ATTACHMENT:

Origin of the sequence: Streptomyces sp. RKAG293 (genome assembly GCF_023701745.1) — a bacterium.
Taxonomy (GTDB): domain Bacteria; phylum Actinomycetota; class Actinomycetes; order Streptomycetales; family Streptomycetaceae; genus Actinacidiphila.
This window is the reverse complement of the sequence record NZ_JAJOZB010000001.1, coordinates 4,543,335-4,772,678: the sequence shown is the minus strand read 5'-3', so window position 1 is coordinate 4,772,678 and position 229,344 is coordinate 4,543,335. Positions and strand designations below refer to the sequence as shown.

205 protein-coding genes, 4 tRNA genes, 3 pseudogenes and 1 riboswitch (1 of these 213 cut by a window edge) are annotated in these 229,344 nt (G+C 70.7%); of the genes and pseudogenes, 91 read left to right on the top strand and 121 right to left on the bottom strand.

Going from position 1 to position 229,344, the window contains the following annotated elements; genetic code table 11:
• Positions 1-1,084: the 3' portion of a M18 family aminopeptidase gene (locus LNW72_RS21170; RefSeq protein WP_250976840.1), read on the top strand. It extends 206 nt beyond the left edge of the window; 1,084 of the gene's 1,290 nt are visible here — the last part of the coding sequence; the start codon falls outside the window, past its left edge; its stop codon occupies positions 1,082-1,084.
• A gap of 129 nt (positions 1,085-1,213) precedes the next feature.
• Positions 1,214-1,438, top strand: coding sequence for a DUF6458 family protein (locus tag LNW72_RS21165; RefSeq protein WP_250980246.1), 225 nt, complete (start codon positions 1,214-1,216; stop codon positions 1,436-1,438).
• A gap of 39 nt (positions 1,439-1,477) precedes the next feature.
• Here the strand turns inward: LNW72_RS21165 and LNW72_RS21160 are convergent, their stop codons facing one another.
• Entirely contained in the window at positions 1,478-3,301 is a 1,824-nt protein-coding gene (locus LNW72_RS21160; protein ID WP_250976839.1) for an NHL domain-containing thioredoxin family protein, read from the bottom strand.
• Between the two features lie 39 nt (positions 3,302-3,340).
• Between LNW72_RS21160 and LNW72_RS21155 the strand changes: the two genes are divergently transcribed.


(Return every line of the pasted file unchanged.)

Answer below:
Origin of the sequence: Streptomyces sp. RKAG293 (genome assembly GCF_023701745.1) — a bacterium.
Taxonomy (GTDB): domain Bacteria; phylum Actinomycetota; class Actinomycetes; order Streptomycetales; family Streptomycetaceae; genus Actinacidiphila.
This window is the reverse complement of the sequence record NZ_JAJOZB010000001.1, coordinates 4,543,335-4,772,678: the sequence shown is the minus strand read 5'-3', so window position 1 is coordinate 4,772,678 and position 229,344 is coordinate 4,543,335. Positions and strand designations below refer to the sequence as shown.

205 protein-coding genes, 4 tRNA genes, 3 pseudogenes and 1 riboswitch (1 of these 213 cut by a window edge) are annotated in these 229,344 nt (G+C 70.7%); of the genes and pseudogenes, 91 read left to right on the top strand and 121 right to left on the bottom strand.

Going from position 1 to position 229,344, the window contains the following annotated elements; genetic code table 11:
• Positions 1-1,084: the 3' portion of a M18 family aminopeptidase gene (locus LNW72_RS21170; RefSeq protein WP_250976840.1), read on the top strand. It extends 206 nt beyond the left edge of the window; 1,084 of the gene's 1,290 nt are visible here — the last part of the coding sequence; the start codon falls outside the window, past its left edge; its stop codon occupies positions 1,082-1,084.
• A gap of 129 nt (positions 1,085-1,213) precedes the next feature.
• Positions 1,214-1,438, top strand: coding sequence for a DUF6458 family protein (locus tag LNW72_RS21165; RefSeq protein WP_250980246.1), 225 nt, complete (start codon positions 1,214-1,216; stop codon positions 1,436-1,438).
• A gap of 39 nt (positions 1,439-1,477) precedes the next feature.
• Here the strand turns inward: LNW72_RS21165 and LNW72_RS21160 are convergent, their stop codons facing one another.
• Entirely contained in the window at positions 1,478-3,301 is a 1,824-nt protein-coding gene (locus LNW72_RS21160; protein ID WP_250976839.1) for an NHL domain-containing thioredoxin family protein, read from the bottom strand.
• Between the two features lie 39 nt (positions 3,302-3,340).
• Between LNW72_RS21160 and LNW72_RS21155 the strand changes: the two genes are divergently transcribed.